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In the matter between:

DARRYL WAYNE SMITH                          Appellant


THE STATE                                   Respondent


HEARD:               25TH MAY 1987

DELIVERED:                           26 August 1987


                                             /STEYN AJA ...


          On September 6 1985 appellant was found guilty in

a Johannesburg Magistrate's Court of two offences, one of

dealing in 3,369 kg of dagga in contravention of s 2 (a) of

Act 41 of 1971 and the other of dealing in 30 /2 Obex tablets

in contravention of s 2(c) of that Act. It was alleged in the

charge sheet that the tablets contained Phendimetrazine, a

dangerous dependence-producing substance. On the same day he

was sentenced to two years' imprisonment on the dagga count

and on the Obex count to the then minimum sentence of five

years' imprisonment. It was ordered that the sentences run


           Both offences were committed at appellant's

dwelling on the grounds of a School for Girls, Johannesburg.

He was then groundsman at that school.

           He appealed against both convictions and

                                      /sentences   ....

sentences to the Witwatersrand Local Division. The ap-peal was

heard on May 26 1986 but dismissed on the same day in a judgment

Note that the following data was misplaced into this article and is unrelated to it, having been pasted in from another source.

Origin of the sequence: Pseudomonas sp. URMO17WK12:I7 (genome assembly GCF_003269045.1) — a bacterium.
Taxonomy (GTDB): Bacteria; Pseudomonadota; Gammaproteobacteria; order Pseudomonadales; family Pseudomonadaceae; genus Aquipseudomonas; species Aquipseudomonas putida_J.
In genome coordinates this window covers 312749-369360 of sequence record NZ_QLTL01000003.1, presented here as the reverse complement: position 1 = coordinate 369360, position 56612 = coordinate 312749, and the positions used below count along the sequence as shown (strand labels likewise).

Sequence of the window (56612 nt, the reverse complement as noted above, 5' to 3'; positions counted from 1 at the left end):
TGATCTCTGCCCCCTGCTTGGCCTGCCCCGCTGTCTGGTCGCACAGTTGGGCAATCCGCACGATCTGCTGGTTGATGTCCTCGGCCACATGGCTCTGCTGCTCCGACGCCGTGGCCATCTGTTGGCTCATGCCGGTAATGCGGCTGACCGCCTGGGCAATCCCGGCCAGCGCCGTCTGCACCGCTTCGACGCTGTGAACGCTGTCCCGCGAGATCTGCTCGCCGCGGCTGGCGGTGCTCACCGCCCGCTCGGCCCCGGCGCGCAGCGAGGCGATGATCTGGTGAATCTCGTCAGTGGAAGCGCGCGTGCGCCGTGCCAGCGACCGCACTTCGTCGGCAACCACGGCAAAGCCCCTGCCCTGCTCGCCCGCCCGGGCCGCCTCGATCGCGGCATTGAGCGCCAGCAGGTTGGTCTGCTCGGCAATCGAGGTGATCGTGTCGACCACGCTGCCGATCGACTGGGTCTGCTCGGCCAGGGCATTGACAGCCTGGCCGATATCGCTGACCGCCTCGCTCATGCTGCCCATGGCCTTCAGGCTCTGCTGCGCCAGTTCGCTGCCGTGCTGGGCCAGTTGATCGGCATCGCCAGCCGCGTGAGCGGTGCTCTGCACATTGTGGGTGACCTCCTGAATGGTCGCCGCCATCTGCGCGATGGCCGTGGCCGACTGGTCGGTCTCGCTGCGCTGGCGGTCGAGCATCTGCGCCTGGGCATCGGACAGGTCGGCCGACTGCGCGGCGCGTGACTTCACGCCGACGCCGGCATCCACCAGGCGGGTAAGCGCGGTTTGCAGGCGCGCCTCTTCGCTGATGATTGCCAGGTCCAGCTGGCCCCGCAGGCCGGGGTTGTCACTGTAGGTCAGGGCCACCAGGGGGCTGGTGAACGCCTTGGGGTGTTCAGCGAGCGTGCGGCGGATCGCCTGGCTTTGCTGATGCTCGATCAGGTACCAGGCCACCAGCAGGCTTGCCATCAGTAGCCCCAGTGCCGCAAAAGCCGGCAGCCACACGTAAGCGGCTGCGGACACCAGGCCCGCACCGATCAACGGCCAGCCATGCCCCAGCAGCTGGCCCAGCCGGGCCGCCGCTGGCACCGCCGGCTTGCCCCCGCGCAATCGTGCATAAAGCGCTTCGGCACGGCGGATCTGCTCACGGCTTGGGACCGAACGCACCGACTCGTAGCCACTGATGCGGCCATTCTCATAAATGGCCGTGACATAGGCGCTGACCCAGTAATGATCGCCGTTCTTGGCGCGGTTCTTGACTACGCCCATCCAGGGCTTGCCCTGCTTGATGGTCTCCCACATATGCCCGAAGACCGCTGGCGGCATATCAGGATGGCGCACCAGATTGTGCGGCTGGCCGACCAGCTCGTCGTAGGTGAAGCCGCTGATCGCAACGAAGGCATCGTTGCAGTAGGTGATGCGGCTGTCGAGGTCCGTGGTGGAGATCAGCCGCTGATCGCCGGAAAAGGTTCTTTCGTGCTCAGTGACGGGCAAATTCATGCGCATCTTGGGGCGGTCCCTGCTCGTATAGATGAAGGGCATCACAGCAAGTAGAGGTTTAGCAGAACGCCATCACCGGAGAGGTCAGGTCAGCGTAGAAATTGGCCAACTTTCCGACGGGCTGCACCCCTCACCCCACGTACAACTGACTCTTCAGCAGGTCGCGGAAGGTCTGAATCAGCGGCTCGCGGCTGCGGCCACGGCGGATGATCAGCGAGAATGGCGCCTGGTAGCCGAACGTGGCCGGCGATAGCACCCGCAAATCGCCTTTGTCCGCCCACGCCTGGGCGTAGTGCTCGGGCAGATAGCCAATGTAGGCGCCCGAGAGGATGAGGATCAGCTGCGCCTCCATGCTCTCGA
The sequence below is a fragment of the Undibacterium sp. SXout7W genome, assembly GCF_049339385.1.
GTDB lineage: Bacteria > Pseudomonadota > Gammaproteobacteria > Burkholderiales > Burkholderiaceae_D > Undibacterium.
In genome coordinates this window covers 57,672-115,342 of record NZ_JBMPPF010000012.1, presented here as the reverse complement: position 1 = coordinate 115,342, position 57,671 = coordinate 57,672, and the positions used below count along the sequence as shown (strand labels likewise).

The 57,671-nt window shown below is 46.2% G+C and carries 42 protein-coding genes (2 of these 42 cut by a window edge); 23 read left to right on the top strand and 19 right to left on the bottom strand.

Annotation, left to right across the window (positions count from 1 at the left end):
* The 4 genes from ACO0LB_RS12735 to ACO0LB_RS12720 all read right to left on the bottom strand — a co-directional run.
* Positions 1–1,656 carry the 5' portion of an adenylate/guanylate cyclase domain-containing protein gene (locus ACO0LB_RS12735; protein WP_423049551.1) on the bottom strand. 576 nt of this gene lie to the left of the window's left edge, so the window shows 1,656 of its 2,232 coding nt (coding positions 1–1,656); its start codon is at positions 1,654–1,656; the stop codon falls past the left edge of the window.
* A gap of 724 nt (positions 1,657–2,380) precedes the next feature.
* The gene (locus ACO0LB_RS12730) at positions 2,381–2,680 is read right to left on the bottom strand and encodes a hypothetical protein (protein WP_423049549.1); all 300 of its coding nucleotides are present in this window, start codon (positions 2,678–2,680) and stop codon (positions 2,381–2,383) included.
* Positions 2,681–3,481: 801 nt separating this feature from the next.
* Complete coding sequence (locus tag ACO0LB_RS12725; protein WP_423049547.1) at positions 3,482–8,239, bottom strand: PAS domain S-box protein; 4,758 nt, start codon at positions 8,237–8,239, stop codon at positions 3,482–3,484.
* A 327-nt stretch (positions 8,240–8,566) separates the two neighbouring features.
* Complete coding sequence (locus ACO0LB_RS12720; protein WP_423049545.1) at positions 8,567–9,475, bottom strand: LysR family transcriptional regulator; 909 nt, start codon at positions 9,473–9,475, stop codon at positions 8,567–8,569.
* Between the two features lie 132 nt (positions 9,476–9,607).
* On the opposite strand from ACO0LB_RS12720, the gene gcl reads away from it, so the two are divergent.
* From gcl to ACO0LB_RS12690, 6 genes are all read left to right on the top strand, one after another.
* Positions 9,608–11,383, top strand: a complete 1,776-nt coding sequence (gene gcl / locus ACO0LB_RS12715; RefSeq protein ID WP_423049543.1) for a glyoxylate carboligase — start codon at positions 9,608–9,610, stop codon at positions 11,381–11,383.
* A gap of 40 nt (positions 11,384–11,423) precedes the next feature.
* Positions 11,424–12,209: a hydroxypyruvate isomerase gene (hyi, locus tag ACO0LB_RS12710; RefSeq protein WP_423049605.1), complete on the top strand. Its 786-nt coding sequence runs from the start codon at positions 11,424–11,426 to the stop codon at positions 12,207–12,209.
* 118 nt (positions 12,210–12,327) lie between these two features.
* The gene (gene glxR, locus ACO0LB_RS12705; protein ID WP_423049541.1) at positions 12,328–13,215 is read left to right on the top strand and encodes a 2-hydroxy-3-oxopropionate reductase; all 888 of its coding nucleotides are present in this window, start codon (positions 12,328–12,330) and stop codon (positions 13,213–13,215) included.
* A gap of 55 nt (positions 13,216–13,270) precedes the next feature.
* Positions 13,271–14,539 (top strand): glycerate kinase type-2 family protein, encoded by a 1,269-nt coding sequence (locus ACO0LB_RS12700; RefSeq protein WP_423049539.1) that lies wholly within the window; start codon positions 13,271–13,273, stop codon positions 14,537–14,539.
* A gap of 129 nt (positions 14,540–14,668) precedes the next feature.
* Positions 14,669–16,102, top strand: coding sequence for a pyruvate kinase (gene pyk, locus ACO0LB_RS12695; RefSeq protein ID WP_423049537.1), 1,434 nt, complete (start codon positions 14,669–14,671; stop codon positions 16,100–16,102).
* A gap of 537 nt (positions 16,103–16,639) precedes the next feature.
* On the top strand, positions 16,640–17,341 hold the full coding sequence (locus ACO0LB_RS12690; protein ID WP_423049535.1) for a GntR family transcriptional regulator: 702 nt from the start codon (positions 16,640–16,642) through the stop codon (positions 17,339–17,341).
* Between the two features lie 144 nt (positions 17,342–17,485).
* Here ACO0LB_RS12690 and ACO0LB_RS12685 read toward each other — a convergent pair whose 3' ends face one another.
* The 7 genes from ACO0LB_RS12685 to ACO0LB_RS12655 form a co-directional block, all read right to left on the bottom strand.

by KRIEGLER, J, LUDORF, AJ concurring. Still on the same day

appellant was granted general leave by the learned Judges to

appeal to this Court against the dismissal of the appeal.

             The judgment of KRIEGLER, J on the appeal is

learned and thorough. I agree with his conclusions of fact

and of law relating to the convictions as well as to the


             But I now have to deal shortly with two matters which

were argued in this appeal by Dr Yutar on appellant's

behalf but which had not been raised in the Local Division.

             It was in the first place contended by learned

counsel that the affidavit handed in by the State under sec

212 of Act 51 of 1977 relating to the presence of

Phendimetrazine in the tablets was fatally defective in that

it did not comply with the provisions of secs

212(4) and 212(8) (a) of the said Act, that it was

                                     /consequently .......

consequently inadmissible and, there being no other evi-dence

as to the nature and contents of the tablets, that the State

had failed to prove that the tablets contained

Phendimetrazine or any other dangerous dependence= producing

substance. Counsel relied for this conten-tion on the recent

and as yet unreported decision on ap-peal of the Eastern Cape

Division in S v Wolmarans (a judgment by ERASMUS, AJ in which

EKSTEEN, J concurred). Dr Yutar's concluding submission was

that the conviction on the Obex count should consequently be

set aside. Counsel's submission in this regard cannot be


             The nature and contents of the tablets were

formally admitted during the course of the trial by the

attorney then appearing for appellant. The admission

was in the following terms:

             "....the tablets in question in regard to
             Count 2, the Obex tablets, are in fact Obex
             and they do contain the substance which is
             prohibited in the Schedule ..... "

That substance is obviously the Phendimetrazine mentioned

                                    in .......

in the charge.

          The State was thereby relieved of the burden of

proving what the tablets were. The necessity for proof by

means of the affidavit therefore fell away and it became